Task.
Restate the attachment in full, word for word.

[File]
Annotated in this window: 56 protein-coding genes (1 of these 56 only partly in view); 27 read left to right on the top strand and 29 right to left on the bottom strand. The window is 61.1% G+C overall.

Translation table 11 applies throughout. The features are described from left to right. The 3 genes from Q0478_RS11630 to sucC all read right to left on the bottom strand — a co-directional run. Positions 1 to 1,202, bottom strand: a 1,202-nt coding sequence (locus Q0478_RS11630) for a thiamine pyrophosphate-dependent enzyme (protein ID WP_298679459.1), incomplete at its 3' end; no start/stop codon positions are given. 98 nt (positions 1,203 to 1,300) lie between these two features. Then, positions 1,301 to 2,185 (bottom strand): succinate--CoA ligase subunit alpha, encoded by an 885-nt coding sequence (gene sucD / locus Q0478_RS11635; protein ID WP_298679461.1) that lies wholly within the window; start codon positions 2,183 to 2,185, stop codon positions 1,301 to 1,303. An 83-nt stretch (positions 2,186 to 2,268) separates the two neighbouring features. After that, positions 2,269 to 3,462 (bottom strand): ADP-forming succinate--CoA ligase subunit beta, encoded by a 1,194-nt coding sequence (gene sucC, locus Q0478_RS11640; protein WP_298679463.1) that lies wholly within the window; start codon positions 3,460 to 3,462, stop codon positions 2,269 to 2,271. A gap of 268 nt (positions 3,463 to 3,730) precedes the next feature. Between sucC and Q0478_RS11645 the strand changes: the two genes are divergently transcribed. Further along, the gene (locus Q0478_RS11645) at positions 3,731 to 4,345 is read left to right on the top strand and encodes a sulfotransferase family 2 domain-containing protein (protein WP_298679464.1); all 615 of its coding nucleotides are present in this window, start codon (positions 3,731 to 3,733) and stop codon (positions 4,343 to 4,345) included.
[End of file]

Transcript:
Annotated in this window: 56 protein-coding genes (1 of these 56 only partly in view); 27 read left to right on the top strand and 29 right to left on the bottom strand. The window is 61.1% G+C overall.

Translation table 11 applies throughout. The features are described from left to right. The 3 genes from Q0478_RS11630 to sucC all read right to left on the bottom strand — a co-directional run. Positions 1 to 1,202, bottom strand: a 1,202-nt coding sequence (locus Q0478_RS11630) for a thiamine pyrophosphate-dependent enzyme (protein ID WP_298679459.1), incomplete at its 3' end; no start/stop codon positions are given. 98 nt (positions 1,203 to 1,300) lie between these two features. Then, positions 1,301 to 2,185 (bottom strand): succinate--CoA ligase subunit alpha, encoded by an 885-nt coding sequence (gene sucD / locus Q0478_RS11635; protein ID WP_298679461.1) that lies wholly within the window; start codon positions 2,183 to 2,185, stop codon positions 1,301 to 1,303. An 83-nt stretch (positions 2,186 to 2,268) separates the two neighbouring features. After that, positions 2,269 to 3,462 (bottom strand): ADP-forming succinate--CoA ligase subunit beta, encoded by a 1,194-nt coding sequence (gene sucC, locus Q0478_RS11640; protein WP_298679463.1) that lies wholly within the window; start codon positions 3,460 to 3,462, stop codon positions 2,269 to 2,271. A gap of 268 nt (positions 3,463 to 3,730) precedes the next feature. Between sucC and Q0478_RS11645 the strand changes: the two genes are divergently transcribed. Further along, the gene (locus Q0478_RS11645) at positions 3,731 to 4,345 is read left to right on the top strand and encodes a sulfotransferase family 2 domain-containing protein (protein WP_298679464.1); all 615 of its coding nucleotides are present in this window, start codon (positions 3,731 to 3,733) and stop codon (positions 4,343 to 4,345) included.